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UDP militant explains encounter with NIA

Feb 25, 2020, 1:07 PM | Article By: Pa Modou Cham

A United Democratic Party (UDP) member, Lamin Jobe, yesterday testified before the TRRC, giving account of how operatives of the defunct NIA arrested and tortured him for supporting UDP.

Jobe who was born in Banjul and worked with The Gambia Ports Authority, stated that prior to his arrest, he was involved in politics in 1996 when the UDP was formed and even attended their rallies in 2002 at Federal street.

He testified that he was part of the organising committee of the rally and as they were arranging the chairs, a group of PIU officers arrived. “They were between 20 and 24, it was a full pack and they told me that they were instructed from State House to cancel the UDP rally.”

According to him he said they had a permit from the police but the PIU insisted that the rally won’t hold and there was a push and pull.

“We said to them that the meeting wouldn’t be cancelled and we were ready to die,” said Jobe.

Mr. Jobe recollected that the sergeant that was next to the sub inspector was armed and they fought with them and in that process, they pelted stones at them.

He alleged that a PIU officer beat him with a baton and stamped on his entire body and later threw him into the pick-up. He added that prior to that the man with the AK-47 stood over him and pointed the gun at him.

“I was arrested with Fabakary Sonko from Essau and five others and I have numerous physical injuries on my body and usually feel some pain, especially during the cold season.”

Mr. Jobe alleged that he had several injuries on his left hand and also bled as a result of the torture; adding that his colleagues were also severely tortured by the PIU officers.

Describing the nature of the cell, the witness said that it was smelly with mosquitoes and there were 50 people in the cell and he spent eight nights there without sleeping. He added that there was no ventilation because the police took a block and sealed one of the windows.

He said he was getting food from his home because the food from the police was not edible during his detention.

Mr. Jobe alleged that they were tortured while in the cell but could not tell who exactly tortured them as the men wore mask. He added that they were tortured for all the eight nights.

According to him, they were told by the PIU officers that it was because of UDP that there was no peace in The Gambia. However, he told them that Yahya Jammeh must be opposed.

He said they were subsequently granted bail but were never taken to court.

Asked whether he made his membership to the UDP public, he responded in the affirmative, saying: “There is nothing to hide on that and all Gambians should be proud to disclose the party they belong.”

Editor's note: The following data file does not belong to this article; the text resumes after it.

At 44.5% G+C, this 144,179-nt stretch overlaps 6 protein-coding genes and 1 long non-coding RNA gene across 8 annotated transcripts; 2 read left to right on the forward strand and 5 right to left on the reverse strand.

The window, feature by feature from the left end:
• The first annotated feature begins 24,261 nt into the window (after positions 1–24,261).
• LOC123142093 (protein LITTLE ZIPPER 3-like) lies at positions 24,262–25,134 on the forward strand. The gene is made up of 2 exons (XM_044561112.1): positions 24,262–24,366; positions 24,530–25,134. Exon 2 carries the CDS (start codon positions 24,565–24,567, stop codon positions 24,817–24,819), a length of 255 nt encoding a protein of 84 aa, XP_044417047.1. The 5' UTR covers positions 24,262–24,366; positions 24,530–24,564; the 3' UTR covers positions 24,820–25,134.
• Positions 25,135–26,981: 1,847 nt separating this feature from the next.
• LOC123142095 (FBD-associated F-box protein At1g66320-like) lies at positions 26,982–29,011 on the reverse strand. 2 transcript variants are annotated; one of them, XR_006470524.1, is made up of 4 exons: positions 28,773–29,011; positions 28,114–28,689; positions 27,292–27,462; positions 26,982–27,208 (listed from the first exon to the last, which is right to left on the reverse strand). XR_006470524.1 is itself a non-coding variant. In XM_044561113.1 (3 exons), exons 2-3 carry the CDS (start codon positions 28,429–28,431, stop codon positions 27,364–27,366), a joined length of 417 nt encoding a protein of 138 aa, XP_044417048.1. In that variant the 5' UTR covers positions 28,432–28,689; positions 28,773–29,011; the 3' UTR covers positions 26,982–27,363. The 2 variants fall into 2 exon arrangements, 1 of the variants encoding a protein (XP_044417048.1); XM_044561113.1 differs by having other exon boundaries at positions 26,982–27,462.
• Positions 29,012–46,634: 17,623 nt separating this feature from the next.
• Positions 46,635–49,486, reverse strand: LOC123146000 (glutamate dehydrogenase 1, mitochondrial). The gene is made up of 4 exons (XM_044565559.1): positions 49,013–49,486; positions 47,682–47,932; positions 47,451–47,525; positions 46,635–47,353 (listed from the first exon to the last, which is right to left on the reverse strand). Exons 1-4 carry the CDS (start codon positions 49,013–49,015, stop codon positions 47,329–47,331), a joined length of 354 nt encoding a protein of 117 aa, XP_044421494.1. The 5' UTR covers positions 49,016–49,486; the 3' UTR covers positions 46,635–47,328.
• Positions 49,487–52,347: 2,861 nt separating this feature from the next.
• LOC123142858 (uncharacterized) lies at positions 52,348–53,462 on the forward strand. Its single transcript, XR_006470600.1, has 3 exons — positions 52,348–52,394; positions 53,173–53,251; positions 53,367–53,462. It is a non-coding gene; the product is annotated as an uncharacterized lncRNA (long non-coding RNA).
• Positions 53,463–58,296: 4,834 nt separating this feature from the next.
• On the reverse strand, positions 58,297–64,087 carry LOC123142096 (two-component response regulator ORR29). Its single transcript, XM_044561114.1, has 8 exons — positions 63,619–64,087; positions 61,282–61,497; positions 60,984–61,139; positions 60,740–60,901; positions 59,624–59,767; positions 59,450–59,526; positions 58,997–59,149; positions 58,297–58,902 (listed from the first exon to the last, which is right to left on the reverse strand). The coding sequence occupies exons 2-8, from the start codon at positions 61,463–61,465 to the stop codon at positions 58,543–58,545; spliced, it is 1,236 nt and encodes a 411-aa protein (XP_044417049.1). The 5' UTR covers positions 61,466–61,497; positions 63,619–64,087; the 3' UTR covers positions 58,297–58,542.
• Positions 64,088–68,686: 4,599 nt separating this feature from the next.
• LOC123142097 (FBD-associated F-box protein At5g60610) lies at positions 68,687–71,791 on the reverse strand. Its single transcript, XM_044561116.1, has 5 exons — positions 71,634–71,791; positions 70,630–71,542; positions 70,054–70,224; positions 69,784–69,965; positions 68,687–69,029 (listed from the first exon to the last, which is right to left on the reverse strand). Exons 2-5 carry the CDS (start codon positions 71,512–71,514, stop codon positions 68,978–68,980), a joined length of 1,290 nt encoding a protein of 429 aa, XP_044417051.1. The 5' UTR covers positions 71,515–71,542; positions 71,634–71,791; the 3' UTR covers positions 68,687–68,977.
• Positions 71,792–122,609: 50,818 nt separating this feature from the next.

At this juncture, Counsel Faal read the rules governing public service that public servants are not allowed to disclose the party they are affiliated with and told the witness that by revealing his party he has violated the laws, he responded in the positive.

The General Orders (GO’s), Code of Conduct and Rules of Public Servants were tendered and admitted in evidence.

Mr. Jobe alleged that those that refused to wear Jammeh’s T-shirts would be listed in a blacklist which is subsequently handed over to the managing director of GPA where he was working. He added that that Modou Lamin Gibba hated him because he was in opposition.

On 30 September, 2011, he said something happened which warranted him to have a meeting with Mr. Gibba. He said while he was in the Johe Ferry coming from Barra, one security officer, Jobarteh told him he was waiting for him (Jobe) at the Banjul Ferry Terminal and he (Jobarteh) said it was Modou Lamin Gibba who had asked him (Jobe) to report to his office, which he did.

Upon arrival at Gibba’s office, Mr. Gibba told him that he had received several complaints about him that if Ousainou Darboe is crossing, he used to take him to Captain Bridge and give him a VIP treatment, to which he responded positively.

He said he told Gibba that Ousainou was a Gambian and deserved such treatments because Darboe was his party leader.

At this juncture, Gibba pulled out a piece of paper and started writing and then told him that he would be victimised. While standing by the ram of the ferry, three men in suits approached him. According to him, he thought they were people that wanted to cross.

“However, the men later confronted me and said they wanted to see me and I them followed them out of the terminal.”

He testified that the men had a pick-up parked at Hill Street and upon reaching there, they told him that they were NIA officers and all of a sudden his mind reflected directly on what Gibba told him.

“I was inside and I was sandwich and as they reached at Buckle Street, they covered my face with two plastic bags and whisked me away to the NIA. And upon arrival, I met Foday Barry who was their boss. He instructed them to conduct a search on me, which they did and found my UDP membership card in my wallet.”

The witness informed the Commission that he was later taken to a room where he found 4 seemingly drunk men and as he was about to sit down, one of them kicked the chair and he fell down.

“After I fell down, they asked me to undress and I was left with only my underwear and they started beating me with truncheons. I started to bleed and they told me to stretch my legs and they put out cigarette on my legs,” he emotionally expounded.

He further explained that the NIA took water from the freezer and poured it on the tiles of the cell and asked to lie down, which eventually led to him contract pneumonia. He said they electrocuted him on his private part leading his loss of manhood.

“I had only one daughter and I named her after my sister.”

Mr. Jobe blamed Mr. Foday Barry for all what happened to him at the NIA; adding that he was detained by the NIA for two months without charge.